Battle of the actuators: A comparison of hydraulics and electro-mechanics
June 15, 2006 by Knut Noack
Over the last few years, the development of electric linear actuators has led to their increasing use in linear motion systems that would have previously used hydraulics.
As a result, it is now good practice before designing a new linear motion system to decide which type of linear actuator is best for the system–electro-mechanical actuators or hydraulic.
The deciding factor is which actuator best meets the technical and economic demands of the application. It is also important to consider the cost of any necessary ancillary equipment and the costs arising over the total life cycle, including maintenance and repair costs.
Although the cost of an individual hydraulic cylinder is less than that of an electric actuator, a hydraulic system can still be more expensive in total than its electro-mechanical equivalent. This is particularly the case when only one or a small number of actuators is needed for a particular application, because the costs for ancillary equipment will make a hydraulic system more expensive than an electric actuator.
Ancillary equipment comprises an oil tank, a pump, possibly an accumulator, a filter system, and tubing or hoses for distributing the hydraulic fluid and returning it to the tank. Moreover, to maintain cleanliness in production and to protect the environment, a drip pan to collect leakage will also be needed.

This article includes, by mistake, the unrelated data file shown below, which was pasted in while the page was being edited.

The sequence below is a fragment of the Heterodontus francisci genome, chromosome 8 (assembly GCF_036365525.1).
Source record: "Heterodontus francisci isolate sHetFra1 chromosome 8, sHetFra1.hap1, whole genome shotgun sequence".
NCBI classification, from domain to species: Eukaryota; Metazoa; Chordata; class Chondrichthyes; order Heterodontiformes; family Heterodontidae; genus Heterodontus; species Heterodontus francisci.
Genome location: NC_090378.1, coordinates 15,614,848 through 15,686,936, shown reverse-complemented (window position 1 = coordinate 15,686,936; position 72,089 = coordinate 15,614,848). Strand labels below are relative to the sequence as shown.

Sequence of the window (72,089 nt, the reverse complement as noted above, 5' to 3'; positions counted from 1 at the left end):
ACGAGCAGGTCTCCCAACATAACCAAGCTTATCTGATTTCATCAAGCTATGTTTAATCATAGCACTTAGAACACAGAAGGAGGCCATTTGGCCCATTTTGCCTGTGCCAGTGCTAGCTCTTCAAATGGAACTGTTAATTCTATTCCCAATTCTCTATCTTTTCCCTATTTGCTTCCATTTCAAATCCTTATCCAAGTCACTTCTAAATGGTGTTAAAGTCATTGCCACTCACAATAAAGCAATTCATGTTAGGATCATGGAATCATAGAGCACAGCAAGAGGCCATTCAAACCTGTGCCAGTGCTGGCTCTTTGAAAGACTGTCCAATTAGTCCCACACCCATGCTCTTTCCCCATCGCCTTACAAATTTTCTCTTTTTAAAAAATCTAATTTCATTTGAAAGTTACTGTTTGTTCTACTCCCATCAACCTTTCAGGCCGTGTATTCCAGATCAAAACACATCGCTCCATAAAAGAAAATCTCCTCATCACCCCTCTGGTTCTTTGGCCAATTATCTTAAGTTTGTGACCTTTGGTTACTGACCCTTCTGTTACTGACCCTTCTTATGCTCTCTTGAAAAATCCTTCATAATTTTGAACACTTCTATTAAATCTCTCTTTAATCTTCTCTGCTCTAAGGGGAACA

Finally, the fluid itself must be taken into consideration. In certain cases, additional costs are incurred if, instead of conventional hydraulic oil, biodegradable oil or water-based hydraulic fluid are used. Since every fluid has to be checked regularly for its condition (type and quantity of the particles contained in the fluid, water content and lubrication properties), other costs will also arise. And for applications outdoors or in cold storage areas, a heating system may be necessary to improve the flow properties of the fluid.
In contrast to this, electric linear actuators require only cables for power supply, and for transmitting signals or connection to a fieldbus system. However, if many actuators are concentrated in a small space inside of a machine or piece of equipment, the ancillary equipment costs for hydraulics can be distributed over all the actuators. This means that as long as the potential disadvantages of using oil are not significant (with respect to cleanliness in production and environmental or fire protection), a hydraulic system can be more suitable than the electro-mechanical alternative.
Linear drives are often used as reversing drives, and in many of these applications, oscillating movements occur at high frequency. With a hydraulic system, this leads to stress on the seals and impairs the oil retention ability of the seal, which in turn can result in leakage of the hydraulic fluid. In the most favourable case this is unsightly, but in certain situations – predominantly in clean processes – it can lead to considerable production problems due to the oil having an adverse effect on the quality of the manufactured products. Problems of this nature do not arise with electro-mechanical systems. Without any emission occurring, acceleration factors of up to 10 g can be achieved in the system, and the reversing motion does not lead to any problems.